Friday, April 03, 2015


Over ten years ago I visited the battlefield at Waterloo and since then I have wanted to write a story based around the events at Waterloo in 1815. 

One of the places I visited was Hougoumont, a chateau/farmstead that was key to the defence of the Allied position and where thousands of soldiers from both sides died. It was in a parlous state then, and Project Hougoumont was set up to try and restore the site in time for the 200th anniversary of the battle in 2015. 

To support the project the Waterloo Collection was devised, a series of paintings depicting key scenes from the battle of Waterloo.  The paintings were commissioned in pairs to show the scene from both sides and prints were published by Steve Stanton and sold to raise funds for Hougoumont.  Steve kindly gave me permission to show two of the prints here – the two that provided the inspiration for my forthcoming book, A Lady for Lord Randall.
Mercer's Battery withstanding a charge from Napoleon's Grenadier a Cheval of the Guard. Waterloo 1815

Mercer's troop was stationed in the thick of the action and fought off repeated charges by the French Cavalry. It was the norm for the artillerymen to shelter inside the nearby infantry squares when a cavalry charge took place, but Mercer realised that the squares were manned by inexperienced soldiers and he feared they would break up if they saw the artillery men running for cover, so he disobeyed orders and kept his men in place while the cavalry charged them. Despite his foreign-sounding title Mercer was actually born in Yorkshire, survived to serve many years and died in Devon in 1868.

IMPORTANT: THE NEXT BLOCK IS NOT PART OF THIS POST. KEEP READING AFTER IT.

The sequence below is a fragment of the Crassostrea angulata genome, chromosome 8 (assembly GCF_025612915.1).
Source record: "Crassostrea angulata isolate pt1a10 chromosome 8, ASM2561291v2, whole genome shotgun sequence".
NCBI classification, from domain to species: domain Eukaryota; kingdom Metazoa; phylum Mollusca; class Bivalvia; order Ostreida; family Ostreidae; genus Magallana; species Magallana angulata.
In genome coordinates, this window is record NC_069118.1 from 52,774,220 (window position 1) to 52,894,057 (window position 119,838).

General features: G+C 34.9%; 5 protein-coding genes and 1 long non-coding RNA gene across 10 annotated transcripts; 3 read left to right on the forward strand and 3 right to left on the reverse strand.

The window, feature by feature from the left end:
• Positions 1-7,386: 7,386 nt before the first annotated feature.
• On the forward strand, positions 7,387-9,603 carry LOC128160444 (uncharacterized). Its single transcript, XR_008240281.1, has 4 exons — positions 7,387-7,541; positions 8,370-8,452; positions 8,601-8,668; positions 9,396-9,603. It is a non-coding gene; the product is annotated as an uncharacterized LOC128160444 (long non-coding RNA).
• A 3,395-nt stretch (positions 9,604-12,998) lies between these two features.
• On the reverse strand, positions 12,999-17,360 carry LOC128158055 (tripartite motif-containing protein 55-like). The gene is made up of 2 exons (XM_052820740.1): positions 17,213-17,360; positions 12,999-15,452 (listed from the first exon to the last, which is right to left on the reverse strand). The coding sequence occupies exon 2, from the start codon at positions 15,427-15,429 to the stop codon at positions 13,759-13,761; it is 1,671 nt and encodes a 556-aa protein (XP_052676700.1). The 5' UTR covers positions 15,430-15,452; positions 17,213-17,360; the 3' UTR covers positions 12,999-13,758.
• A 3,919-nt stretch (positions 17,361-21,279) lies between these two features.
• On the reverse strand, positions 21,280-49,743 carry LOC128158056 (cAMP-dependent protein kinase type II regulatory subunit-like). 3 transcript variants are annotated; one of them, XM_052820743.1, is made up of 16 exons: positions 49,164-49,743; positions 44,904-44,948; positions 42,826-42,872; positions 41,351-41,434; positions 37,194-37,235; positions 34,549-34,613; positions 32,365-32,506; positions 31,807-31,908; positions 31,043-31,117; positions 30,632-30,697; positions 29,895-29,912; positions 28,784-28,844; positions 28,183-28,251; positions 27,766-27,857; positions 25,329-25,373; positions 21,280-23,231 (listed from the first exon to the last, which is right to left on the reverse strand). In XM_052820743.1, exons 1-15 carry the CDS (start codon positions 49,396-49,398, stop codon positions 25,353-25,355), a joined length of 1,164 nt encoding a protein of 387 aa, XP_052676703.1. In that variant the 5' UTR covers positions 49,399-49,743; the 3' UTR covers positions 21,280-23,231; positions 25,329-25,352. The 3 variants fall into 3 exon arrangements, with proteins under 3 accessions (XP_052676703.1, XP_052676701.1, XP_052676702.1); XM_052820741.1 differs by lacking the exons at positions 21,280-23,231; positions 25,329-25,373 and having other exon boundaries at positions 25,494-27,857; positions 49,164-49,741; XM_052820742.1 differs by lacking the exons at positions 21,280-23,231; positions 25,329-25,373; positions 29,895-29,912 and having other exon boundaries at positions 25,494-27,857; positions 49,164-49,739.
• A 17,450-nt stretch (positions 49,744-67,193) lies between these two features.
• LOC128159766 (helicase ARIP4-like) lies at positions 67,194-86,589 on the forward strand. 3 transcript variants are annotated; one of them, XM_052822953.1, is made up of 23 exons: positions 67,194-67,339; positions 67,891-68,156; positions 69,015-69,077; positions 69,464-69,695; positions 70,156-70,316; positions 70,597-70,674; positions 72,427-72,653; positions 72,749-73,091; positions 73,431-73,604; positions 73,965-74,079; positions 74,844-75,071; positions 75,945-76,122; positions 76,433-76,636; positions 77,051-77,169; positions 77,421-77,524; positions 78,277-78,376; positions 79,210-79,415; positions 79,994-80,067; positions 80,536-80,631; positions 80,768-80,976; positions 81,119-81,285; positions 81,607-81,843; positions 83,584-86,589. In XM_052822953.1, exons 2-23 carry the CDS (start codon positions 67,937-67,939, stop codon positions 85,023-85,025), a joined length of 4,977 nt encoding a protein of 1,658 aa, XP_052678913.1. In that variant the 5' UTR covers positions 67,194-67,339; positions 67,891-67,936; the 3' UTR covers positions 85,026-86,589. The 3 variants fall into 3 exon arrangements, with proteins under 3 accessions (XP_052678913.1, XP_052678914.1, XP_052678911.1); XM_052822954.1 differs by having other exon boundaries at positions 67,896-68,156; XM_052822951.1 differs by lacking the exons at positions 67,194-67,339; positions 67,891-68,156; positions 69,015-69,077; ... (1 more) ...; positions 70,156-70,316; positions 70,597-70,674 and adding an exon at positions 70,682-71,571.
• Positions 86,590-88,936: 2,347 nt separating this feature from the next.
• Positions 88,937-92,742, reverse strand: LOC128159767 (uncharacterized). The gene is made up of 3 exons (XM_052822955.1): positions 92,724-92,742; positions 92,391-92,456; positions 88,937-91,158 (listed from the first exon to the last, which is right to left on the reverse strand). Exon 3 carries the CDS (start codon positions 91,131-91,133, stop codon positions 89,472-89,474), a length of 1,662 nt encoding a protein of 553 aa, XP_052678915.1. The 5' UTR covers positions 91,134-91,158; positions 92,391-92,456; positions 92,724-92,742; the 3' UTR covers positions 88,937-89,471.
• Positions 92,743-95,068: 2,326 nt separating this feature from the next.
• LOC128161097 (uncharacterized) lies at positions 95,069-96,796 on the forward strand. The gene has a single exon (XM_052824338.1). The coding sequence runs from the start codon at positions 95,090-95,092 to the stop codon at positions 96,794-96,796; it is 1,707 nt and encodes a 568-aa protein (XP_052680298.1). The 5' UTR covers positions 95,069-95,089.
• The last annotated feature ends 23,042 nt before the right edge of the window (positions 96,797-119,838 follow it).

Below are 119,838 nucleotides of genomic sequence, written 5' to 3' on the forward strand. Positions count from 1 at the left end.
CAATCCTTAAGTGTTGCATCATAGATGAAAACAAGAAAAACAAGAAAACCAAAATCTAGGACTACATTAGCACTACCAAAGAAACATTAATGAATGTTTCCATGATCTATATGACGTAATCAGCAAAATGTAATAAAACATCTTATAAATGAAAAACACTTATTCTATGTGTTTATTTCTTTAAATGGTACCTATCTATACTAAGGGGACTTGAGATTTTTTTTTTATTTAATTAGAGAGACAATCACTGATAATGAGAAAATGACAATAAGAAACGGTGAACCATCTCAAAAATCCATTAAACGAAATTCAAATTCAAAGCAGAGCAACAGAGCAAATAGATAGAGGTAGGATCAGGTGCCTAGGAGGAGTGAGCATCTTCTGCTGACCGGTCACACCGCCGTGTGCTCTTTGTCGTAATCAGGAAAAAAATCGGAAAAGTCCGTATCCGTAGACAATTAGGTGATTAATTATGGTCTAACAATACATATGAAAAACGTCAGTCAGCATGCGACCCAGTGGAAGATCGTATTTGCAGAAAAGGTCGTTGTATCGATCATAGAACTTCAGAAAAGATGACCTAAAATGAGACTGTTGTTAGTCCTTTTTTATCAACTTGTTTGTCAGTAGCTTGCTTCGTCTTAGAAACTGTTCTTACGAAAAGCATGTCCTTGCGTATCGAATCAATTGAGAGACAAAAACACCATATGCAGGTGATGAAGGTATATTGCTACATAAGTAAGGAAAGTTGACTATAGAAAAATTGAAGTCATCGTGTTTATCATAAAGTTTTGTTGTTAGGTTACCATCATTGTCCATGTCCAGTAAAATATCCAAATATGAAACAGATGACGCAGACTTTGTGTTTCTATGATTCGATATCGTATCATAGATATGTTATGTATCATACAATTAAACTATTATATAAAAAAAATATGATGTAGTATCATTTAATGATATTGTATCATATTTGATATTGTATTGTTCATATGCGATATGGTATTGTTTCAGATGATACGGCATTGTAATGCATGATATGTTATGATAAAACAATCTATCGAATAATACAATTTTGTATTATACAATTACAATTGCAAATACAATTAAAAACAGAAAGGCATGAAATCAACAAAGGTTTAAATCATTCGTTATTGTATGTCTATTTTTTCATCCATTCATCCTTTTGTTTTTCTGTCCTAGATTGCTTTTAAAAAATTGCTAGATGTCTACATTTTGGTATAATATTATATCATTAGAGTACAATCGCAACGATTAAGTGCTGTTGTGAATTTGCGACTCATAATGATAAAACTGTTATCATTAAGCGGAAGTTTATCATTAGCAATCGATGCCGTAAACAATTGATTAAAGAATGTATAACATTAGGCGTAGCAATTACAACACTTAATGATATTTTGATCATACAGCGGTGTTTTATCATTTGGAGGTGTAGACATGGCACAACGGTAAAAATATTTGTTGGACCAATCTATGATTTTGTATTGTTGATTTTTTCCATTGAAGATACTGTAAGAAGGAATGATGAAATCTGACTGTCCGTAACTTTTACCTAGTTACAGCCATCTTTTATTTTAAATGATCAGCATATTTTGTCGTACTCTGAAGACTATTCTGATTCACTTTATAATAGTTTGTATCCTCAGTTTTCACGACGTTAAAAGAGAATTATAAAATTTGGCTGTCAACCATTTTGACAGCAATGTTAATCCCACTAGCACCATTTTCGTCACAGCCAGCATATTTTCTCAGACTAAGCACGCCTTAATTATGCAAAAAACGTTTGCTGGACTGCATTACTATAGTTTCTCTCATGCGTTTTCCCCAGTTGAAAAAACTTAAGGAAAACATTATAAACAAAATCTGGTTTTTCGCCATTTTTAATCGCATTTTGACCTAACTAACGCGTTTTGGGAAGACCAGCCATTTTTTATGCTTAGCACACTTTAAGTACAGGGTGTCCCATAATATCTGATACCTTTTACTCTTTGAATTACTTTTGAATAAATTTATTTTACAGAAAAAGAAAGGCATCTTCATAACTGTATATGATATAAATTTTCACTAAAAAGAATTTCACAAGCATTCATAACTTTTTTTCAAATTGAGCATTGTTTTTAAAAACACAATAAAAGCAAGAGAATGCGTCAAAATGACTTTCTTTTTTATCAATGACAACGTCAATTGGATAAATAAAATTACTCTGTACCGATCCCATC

The images are quite dark, but remember the battlefield was covered with a pall of smoke from the constant firing.  If you look closely at the painting on the left you can see an artilleryman lying wounded on the ground.  When I first saw these pictures I wanted to include this scene in my book and I imagined that this man could be my own hero, Lord Randall, blown off his feet.

So, I had the germ of an idea. I got in touch with two of Harlequin's top historical authors and we decided to write a trilogy, and thus the Brides of Waterloo was born.  We first put our proposal to Harlequin in July 2012 and now, finally, our books are ready to be published to coincide with the Bicentenary of Waterloo.

 is the first and will be published next month.

Then Annie Burrows' A MISTRESS FOR MAJOR BARTLETT follows in June

 and Louise Allen's A ROSE FOR MAJOR FLINT completes the trilogy in July.

And finally back to Hougoumont. I am delighted to say the chateau has now been restored and I was thrilled when I discovered that our lovely cover designers have used it for the backdrop. A Lady for Lord Randall (much of which takes place before the battle) shows Hougoumont intact, A Mistress for Major Bartlett shows it in flames and A Rose for Major Flint shows the chateau as a ruin. A very poignant touch, I think.

Annie, Louise and I had great fun writing these three stories and we hope you enjoy reading them. My thanks to Steve Stanton for allowing me to show you these prints and you can find more information about Project Hougoumont and the Waterloo Collection on Facebook or at the website addresses below:-